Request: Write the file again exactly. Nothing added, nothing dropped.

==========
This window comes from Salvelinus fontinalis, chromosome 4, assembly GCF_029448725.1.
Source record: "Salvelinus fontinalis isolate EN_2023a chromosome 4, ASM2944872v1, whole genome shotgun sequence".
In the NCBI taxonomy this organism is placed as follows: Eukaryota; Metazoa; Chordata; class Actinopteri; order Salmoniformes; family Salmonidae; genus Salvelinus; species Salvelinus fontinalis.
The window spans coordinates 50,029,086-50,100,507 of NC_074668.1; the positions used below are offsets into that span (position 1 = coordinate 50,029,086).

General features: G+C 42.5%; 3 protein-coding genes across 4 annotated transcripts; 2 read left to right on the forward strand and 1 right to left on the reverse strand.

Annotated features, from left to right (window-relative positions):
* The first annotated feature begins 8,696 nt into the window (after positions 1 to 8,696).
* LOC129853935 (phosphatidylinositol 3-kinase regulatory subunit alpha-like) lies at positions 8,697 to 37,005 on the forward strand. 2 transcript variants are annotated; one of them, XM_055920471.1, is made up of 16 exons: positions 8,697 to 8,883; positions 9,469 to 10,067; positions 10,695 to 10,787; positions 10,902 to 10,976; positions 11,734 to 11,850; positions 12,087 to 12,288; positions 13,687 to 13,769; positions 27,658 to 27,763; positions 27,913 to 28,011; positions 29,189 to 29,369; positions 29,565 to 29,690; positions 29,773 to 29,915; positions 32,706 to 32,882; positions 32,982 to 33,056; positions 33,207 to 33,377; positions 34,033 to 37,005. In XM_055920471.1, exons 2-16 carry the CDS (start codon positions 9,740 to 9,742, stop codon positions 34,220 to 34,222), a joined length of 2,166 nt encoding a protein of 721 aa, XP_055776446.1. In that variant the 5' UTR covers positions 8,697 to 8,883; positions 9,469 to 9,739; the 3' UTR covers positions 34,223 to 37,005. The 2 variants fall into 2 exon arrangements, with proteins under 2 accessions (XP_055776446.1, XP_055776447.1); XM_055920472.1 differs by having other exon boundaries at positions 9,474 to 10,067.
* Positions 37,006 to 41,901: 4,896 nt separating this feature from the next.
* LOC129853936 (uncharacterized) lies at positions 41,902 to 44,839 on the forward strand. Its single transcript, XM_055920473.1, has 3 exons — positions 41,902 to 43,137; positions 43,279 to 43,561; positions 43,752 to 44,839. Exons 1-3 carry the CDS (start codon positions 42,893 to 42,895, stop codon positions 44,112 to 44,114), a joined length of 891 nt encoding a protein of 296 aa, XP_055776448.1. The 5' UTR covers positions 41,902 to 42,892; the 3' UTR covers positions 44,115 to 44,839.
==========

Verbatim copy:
This window comes from Salvelinus fontinalis, chromosome 4, assembly GCF_029448725.1.
Source record: "Salvelinus fontinalis isolate EN_2023a chromosome 4, ASM2944872v1, whole genome shotgun sequence".
In the NCBI taxonomy this organism is placed as follows: Eukaryota; Metazoa; Chordata; class Actinopteri; order Salmoniformes; family Salmonidae; genus Salvelinus; species Salvelinus fontinalis.
The window spans coordinates 50,029,086-50,100,507 of NC_074668.1; the positions used below are offsets into that span (position 1 = coordinate 50,029,086).

General features: G+C 42.5%; 3 protein-coding genes across 4 annotated transcripts; 2 read left to right on the forward strand and 1 right to left on the reverse strand.

Annotated features, from left to right (window-relative positions):
* The first annotated feature begins 8,696 nt into the window (after positions 1 to 8,696).
* LOC129853935 (phosphatidylinositol 3-kinase regulatory subunit alpha-like) lies at positions 8,697 to 37,005 on the forward strand. 2 transcript variants are annotated; one of them, XM_055920471.1, is made up of 16 exons: positions 8,697 to 8,883; positions 9,469 to 10,067; positions 10,695 to 10,787; positions 10,902 to 10,976; positions 11,734 to 11,850; positions 12,087 to 12,288; positions 13,687 to 13,769; positions 27,658 to 27,763; positions 27,913 to 28,011; positions 29,189 to 29,369; positions 29,565 to 29,690; positions 29,773 to 29,915; positions 32,706 to 32,882; positions 32,982 to 33,056; positions 33,207 to 33,377; positions 34,033 to 37,005. In XM_055920471.1, exons 2-16 carry the CDS (start codon positions 9,740 to 9,742, stop codon positions 34,220 to 34,222), a joined length of 2,166 nt encoding a protein of 721 aa, XP_055776446.1. In that variant the 5' UTR covers positions 8,697 to 8,883; positions 9,469 to 9,739; the 3' UTR covers positions 34,223 to 37,005. The 2 variants fall into 2 exon arrangements, with proteins under 2 accessions (XP_055776446.1, XP_055776447.1); XM_055920472.1 differs by having other exon boundaries at positions 9,474 to 10,067.
* Positions 37,006 to 41,901: 4,896 nt separating this feature from the next.
* LOC129853936 (uncharacterized) lies at positions 41,902 to 44,839 on the forward strand. Its single transcript, XM_055920473.1, has 3 exons — positions 41,902 to 43,137; positions 43,279 to 43,561; positions 43,752 to 44,839. Exons 1-3 carry the CDS (start codon positions 42,893 to 42,895, stop codon positions 44,112 to 44,114), a joined length of 891 nt encoding a protein of 296 aa, XP_055776448.1. The 5' UTR covers positions 41,902 to 42,892; the 3' UTR covers positions 44,115 to 44,839.